Showing his visitors around, they came to the old Mercury. Scott went over, pointing out the paint marks from where he’d been hit from behind. Stepping back to look again, he said: “That was the best car I ever drove. But I didn’t really get the chance to do my best with it.”

Short presentational grey line

Warrick was 13 when his grandfather died at the age of 69. He had been diagnosed with spinal cancer.

After Scott’s death, the street where he built his home was renamed in his honour. Keens Mill Road became Wendell Scott Drive. Warrick spent a considerable part of his childhood in that house.

“In a lot of ways Wendell Scott’s story kept getting sadder,” he says.

“He raced with guys who ended up being multimillionaires, many of which couldn’t hold a candle to him on the racetrack, while we struggled mightily in his final years. All his cars were sold to pay hospital bills.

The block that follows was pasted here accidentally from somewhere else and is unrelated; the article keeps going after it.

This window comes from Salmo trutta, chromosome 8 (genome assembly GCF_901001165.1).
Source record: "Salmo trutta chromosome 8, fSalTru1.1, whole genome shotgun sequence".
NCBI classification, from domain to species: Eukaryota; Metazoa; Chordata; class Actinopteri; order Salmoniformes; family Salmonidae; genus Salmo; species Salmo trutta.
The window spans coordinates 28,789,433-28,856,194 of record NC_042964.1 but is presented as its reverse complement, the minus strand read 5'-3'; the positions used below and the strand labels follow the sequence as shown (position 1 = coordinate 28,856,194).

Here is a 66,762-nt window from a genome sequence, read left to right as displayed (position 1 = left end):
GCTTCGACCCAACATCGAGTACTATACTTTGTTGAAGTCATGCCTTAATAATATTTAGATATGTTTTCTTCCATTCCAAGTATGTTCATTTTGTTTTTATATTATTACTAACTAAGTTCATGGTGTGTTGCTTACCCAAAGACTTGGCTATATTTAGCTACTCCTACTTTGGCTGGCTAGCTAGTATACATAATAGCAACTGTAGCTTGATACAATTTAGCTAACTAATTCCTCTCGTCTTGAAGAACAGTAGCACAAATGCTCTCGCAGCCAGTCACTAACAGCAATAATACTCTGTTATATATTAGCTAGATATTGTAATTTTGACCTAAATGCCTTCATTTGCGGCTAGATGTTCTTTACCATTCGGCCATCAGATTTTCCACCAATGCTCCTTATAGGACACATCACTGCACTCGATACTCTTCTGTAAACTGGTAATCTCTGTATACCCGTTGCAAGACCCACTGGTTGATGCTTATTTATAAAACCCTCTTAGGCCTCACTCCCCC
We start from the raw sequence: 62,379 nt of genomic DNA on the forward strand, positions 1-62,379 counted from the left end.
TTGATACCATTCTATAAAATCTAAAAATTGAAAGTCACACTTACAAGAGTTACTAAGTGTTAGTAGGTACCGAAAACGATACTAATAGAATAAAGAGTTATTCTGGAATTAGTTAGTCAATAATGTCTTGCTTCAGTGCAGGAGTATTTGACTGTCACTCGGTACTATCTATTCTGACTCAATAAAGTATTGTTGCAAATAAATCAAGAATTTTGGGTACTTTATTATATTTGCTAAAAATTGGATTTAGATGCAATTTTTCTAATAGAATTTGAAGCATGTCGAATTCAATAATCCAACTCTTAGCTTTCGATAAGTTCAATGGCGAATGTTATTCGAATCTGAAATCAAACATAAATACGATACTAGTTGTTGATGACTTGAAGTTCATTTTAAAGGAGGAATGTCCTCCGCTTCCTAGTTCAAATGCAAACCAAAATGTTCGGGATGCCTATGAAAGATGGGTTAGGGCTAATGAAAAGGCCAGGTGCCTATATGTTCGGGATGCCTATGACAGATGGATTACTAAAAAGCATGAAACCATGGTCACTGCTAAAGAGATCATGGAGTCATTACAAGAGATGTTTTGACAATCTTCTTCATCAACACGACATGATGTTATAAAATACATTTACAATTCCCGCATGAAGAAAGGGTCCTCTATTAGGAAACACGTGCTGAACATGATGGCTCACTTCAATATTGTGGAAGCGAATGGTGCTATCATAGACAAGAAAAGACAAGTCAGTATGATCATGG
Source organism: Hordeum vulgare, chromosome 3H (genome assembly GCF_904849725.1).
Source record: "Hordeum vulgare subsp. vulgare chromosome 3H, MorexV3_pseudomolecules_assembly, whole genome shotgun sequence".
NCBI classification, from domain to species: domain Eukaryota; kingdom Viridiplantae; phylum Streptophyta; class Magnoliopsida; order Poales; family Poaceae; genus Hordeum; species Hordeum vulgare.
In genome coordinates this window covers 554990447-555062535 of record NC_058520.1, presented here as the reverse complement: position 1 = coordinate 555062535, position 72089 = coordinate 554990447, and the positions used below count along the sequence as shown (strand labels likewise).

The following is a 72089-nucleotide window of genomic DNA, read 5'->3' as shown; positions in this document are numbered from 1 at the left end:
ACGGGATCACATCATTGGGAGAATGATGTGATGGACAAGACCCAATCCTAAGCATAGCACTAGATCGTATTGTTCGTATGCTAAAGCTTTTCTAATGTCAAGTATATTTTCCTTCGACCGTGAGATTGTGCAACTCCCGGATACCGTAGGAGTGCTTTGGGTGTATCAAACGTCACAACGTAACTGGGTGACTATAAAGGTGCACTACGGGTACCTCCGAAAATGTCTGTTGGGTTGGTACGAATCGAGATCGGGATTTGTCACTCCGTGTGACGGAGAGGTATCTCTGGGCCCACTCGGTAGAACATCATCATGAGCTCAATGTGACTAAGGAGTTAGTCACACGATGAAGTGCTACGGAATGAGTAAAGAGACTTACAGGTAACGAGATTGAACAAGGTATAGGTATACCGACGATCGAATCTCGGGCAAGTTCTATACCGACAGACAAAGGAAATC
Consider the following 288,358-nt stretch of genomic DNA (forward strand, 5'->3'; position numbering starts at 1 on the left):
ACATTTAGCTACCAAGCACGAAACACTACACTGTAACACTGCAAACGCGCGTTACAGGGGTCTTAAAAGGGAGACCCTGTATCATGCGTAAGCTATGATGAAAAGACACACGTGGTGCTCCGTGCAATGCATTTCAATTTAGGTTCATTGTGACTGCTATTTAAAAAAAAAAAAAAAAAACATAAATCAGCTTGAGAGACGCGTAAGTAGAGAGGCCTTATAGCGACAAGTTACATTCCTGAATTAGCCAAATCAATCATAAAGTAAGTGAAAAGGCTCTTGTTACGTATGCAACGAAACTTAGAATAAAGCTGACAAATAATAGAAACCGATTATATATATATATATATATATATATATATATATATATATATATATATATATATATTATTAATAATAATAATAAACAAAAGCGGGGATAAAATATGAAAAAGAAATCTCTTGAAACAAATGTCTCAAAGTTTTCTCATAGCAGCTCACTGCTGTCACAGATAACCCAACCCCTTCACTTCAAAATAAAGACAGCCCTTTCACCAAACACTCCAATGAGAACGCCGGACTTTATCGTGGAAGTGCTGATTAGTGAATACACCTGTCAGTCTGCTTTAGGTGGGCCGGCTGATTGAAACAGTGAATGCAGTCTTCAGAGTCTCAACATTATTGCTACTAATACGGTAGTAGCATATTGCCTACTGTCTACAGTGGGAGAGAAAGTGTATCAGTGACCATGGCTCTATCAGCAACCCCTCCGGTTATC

“After he retired he returned home and it was regular life. He was a mechanic up until the last year of his life, when cancer made him sit all the way down.”

Warrick believes Nascar should go further in recognising what Scott achieved “not just as a driver but in terms of his overall impact to the sport”.

Wendell Scott The Nascar Pioneer Whose Legacy Is Now More Powerful Than Ever


  1. I like what you guys are up also. Such intelligent work and reporting! Carry on the superb works guys I’ve incorporated you guys to my blogroll. I think it’ll improve the value of my web site 🙂

  2. I am commonly to blogging and i truly appreciate your web content. The write-up has actually peaks my passion. I am mosting likely to bookmark your website and also keep checking for new info.

  3. It is really a nice and helpful piece of information. I am glad that you shared this useful information with us. Please keep us informed like this. Thanks for sharing.